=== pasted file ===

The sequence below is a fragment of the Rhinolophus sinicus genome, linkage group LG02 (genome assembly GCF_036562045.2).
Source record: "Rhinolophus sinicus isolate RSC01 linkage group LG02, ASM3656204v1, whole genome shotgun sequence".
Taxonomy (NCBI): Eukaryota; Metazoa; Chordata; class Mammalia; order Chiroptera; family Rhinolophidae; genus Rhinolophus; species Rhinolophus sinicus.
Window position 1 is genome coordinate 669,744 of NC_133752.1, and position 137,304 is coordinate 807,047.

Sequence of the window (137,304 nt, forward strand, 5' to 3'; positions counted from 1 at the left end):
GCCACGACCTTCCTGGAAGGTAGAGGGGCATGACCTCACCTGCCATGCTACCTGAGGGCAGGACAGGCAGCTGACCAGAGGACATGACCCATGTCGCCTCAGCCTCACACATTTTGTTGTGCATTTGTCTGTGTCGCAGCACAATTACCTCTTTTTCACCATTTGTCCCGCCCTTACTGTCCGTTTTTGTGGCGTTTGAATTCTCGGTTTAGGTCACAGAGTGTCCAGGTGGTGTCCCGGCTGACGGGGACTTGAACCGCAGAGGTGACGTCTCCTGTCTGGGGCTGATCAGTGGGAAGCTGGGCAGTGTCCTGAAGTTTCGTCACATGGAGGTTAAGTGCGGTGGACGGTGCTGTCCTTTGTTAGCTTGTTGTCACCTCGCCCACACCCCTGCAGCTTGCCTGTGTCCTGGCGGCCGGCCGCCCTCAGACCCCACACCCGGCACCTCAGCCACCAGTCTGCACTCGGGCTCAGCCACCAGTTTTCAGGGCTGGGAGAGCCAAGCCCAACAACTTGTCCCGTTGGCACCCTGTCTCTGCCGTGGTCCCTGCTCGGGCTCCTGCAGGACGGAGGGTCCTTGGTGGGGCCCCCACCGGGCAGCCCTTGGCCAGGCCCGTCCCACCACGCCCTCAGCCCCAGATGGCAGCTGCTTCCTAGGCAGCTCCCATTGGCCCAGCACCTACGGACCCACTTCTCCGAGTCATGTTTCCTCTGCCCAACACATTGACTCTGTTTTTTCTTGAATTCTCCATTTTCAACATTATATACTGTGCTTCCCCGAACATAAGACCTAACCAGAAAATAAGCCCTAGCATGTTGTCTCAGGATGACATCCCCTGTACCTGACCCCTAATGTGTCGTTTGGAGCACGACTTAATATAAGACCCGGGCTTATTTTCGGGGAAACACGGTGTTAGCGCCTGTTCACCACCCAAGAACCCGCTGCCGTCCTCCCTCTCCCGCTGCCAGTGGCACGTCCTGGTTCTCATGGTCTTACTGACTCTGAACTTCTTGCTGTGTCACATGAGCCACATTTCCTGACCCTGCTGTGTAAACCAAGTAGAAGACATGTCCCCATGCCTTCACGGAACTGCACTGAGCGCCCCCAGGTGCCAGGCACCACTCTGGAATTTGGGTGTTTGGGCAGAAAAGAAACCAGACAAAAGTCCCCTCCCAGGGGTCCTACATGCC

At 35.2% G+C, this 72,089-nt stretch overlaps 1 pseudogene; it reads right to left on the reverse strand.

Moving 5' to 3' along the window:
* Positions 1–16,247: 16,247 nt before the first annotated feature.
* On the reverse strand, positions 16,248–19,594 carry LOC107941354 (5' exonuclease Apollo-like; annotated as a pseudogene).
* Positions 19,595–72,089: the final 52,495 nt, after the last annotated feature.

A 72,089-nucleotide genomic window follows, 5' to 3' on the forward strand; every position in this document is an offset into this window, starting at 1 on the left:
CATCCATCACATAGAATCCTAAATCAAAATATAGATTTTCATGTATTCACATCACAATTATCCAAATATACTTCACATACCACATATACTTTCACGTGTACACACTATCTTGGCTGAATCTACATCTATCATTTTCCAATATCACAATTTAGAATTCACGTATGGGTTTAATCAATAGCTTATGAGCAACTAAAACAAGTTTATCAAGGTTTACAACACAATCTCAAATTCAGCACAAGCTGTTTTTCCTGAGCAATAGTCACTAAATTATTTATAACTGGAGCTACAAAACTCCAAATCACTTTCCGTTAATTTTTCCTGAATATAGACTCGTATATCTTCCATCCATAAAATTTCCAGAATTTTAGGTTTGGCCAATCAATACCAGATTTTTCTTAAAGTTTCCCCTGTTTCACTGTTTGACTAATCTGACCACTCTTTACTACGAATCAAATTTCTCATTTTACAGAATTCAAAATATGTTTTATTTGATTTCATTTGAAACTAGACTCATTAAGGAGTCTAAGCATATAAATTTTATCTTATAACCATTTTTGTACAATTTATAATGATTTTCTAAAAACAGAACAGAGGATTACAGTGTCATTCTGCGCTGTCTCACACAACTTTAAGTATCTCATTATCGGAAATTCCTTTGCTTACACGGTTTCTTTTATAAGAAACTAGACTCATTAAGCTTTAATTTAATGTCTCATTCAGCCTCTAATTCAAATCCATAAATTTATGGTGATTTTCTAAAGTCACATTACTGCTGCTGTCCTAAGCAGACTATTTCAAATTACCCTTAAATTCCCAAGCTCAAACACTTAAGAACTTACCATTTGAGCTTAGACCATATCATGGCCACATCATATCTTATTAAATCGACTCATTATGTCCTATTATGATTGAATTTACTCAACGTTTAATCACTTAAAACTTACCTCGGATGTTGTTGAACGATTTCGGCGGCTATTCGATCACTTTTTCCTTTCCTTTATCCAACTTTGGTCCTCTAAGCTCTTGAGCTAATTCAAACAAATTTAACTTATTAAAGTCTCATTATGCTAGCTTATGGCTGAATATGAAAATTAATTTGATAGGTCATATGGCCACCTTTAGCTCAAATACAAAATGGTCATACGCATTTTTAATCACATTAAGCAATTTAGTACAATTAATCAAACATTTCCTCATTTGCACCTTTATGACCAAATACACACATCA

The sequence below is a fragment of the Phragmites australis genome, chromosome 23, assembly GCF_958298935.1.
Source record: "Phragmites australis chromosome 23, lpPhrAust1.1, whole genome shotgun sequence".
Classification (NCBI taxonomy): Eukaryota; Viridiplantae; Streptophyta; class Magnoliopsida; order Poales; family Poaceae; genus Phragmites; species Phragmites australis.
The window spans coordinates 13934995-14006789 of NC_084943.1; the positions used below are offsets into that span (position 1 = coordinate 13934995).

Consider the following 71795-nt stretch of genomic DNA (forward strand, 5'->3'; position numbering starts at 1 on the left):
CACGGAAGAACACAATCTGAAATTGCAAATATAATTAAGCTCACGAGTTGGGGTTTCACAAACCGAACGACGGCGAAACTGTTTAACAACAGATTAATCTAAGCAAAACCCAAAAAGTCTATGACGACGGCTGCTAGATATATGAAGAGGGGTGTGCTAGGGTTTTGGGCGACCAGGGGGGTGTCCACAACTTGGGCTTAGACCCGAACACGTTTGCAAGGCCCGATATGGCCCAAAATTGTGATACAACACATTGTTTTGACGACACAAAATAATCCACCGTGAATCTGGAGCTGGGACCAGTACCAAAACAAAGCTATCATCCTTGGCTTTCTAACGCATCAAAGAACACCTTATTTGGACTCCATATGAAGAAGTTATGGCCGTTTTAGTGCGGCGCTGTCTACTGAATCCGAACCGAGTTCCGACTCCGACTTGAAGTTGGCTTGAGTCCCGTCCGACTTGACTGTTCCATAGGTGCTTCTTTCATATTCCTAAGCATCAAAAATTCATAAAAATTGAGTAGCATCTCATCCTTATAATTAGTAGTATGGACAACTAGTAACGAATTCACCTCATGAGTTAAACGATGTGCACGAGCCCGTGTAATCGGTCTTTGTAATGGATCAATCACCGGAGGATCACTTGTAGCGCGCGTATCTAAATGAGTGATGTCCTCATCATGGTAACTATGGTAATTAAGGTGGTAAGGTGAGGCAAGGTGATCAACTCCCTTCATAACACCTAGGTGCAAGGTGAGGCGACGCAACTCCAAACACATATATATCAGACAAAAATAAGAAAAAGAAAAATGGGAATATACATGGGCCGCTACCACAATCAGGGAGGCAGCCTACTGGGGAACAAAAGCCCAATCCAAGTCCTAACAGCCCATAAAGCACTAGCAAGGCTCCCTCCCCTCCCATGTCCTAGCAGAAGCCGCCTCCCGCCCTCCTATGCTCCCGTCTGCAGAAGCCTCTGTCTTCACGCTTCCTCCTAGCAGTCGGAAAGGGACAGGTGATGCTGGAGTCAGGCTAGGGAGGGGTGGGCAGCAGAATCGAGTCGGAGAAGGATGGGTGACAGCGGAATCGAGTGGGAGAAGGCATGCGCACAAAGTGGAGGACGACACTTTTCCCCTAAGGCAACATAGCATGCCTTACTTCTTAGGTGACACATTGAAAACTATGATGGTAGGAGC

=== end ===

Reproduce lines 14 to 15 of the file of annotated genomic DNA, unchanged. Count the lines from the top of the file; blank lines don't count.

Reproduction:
The sequence below is a fragment of the Phragmites australis genome, chromosome 23, assembly GCF_958298935.1.
Source record: "Phragmites australis chromosome 23, lpPhrAust1.1, whole genome shotgun sequence".